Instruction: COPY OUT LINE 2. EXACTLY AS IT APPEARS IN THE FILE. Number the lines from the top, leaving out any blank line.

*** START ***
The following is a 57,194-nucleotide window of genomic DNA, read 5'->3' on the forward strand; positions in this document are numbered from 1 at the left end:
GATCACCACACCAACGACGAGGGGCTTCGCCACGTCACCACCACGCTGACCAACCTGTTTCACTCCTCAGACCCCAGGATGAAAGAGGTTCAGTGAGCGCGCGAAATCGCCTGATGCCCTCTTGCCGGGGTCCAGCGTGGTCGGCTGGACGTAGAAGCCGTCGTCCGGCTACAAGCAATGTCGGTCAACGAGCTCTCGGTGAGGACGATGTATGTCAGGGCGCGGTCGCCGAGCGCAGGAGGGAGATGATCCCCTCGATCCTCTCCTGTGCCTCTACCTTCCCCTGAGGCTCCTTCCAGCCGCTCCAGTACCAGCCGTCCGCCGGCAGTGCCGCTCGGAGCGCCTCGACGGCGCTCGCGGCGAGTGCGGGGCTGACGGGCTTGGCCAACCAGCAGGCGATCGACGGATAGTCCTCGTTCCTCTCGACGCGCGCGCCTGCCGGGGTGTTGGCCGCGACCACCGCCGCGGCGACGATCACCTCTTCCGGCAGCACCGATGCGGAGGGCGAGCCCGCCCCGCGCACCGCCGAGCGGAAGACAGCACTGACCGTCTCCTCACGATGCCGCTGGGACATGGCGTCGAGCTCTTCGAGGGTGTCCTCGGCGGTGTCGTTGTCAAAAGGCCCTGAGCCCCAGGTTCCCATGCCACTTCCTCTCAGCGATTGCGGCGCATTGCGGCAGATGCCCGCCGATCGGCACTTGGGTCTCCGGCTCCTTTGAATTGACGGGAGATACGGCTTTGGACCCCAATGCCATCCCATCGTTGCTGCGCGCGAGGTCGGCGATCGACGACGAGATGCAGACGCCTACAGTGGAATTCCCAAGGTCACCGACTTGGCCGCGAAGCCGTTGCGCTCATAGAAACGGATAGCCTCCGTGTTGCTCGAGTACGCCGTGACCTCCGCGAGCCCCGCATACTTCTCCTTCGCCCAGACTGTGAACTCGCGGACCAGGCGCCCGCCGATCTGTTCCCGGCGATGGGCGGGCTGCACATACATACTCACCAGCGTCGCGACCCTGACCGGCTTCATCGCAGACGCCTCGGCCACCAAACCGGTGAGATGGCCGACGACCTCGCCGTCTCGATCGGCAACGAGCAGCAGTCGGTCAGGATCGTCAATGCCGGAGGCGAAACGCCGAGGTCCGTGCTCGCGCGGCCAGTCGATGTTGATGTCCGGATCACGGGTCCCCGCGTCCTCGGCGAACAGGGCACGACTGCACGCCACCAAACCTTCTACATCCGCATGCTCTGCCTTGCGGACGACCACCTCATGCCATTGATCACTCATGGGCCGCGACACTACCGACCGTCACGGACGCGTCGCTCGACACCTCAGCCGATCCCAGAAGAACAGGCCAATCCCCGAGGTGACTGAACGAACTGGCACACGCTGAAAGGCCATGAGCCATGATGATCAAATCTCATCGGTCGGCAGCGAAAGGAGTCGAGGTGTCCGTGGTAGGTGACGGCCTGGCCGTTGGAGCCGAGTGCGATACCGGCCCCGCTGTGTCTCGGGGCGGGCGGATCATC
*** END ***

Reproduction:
GATCACCACACCAACGACGAGGGGCTTCGCCACGTCACCACCACGCTGACCAACCTGTTTCACTCCTCAGACCCCAGGATGAAAGAGGTTCAGTGAGCGCGCGAAATCGCCTGATGCCCTCTTGCCGGGGTCCAGCGTGGTCGGCTGGACGTAGAAGCCGTCGTCCGGCTACAAGCAATGTCGGTCAACGAGCTCTCGGTGAGGACGATGTATGTCAGGGCGCGGTCGCCGAGCGCAGGAGGGAGATGATCCCCTCGATCCTCTCCTGTGCCTCTACCTTCCCCTGAGGCTCCTTCCAGCCGCTCCAGTACCAGCCGTCCGCCGGCAGTGCCGCTCGGAGCGCCTCGACGGCGCTCGCGGCGAGTGCGGGGCTGACGGGCTTGGCCAACCAGCAGGCGATCGACGGATAGTCCTCGTTCCTCTCGACGCGCGCGCCTGCCGGGGTGTTGGCCGCGACCACCGCCGCGGCGACGATCACCTCTTCCGGCAGCACCGATGCGGAGGGCGAGCCCGCCCCGCGCACCGCCGAGCGGAAGACAGCACTGACCGTCTCCTCACGATGCCGCTGGGACATGGCGTCGAGCTCTTCGAGGGTGTCCTCGGCGGTGTCGTTGTCAAAAGGCCCTGAGCCCCAGGTTCCCATGCCACTTCCTCTCAGCGATTGCGGCGCATTGCGGCAGATGCCCGCCGATCGGCACTTGGGTCTCCGGCTCCTTTGAATTGACGGGAGATACGGCTTTGGACCCCAATGCCATCCCATCGTTGCTGCGCGCGAGGTCGGCGATCGACGACGAGATGCAGACGCCTACAGTGGAATTCCCAAGGTCACCGACTTGGCCGCGAAGCCGTTGCGCTCATAGAAACGGATAGCCTCCGTGTTGCTCGAGTACGCCGTGACCTCCGCGAGCCCCGCATACTTCTCCTTCGCCCAGACTGTGAACTCGCGGACCAGGCGCCCGCCGATCTGTTCCCGGCGATGGGCGGGCTGCACATACATACTCACCAGCGTCGCGACCCTGACCGGCTTCATCGCAGACGCCTCGGCCACCAAACCGGTGAGATGGCCGACGACCTCGCCGTCTCGATCGGCAACGAGCAGCAGTCGGTCAGGATCGTCAATGCCGGAGGCGAAACGCCGAGGTCCGTGCTCGCGCGGCCAGTCGATGTTGATGTCCGGATCACGGGTCCCCGCGTCCTCGGCGAACAGGGCACGACTGCACGCCACCAAACCTTCTACATCCGCATGCTCTGCCTTGCGGACGACCACCTCATGCCATTGATCACTCATGGGCCGCGACACTACCGACCGTCACGGACGCGTCGCTCGACACCTCAGCCGATCCCAGAAGAACAGGCCAATCCCCGAGGTGACTGAACGAACTGGCACACGCTGAAAGGCCATGAGCCATGATGATCAAATCTCATCGGTCGGCAGCGAAAGGAGTCGAGGTGTCCGTGGTAGGTGACGGCCTGGCCGTTGGAGCCGAGTGCGATACCGGCCCCGCTGTGTCTCGGGGCGGGCGGATCATC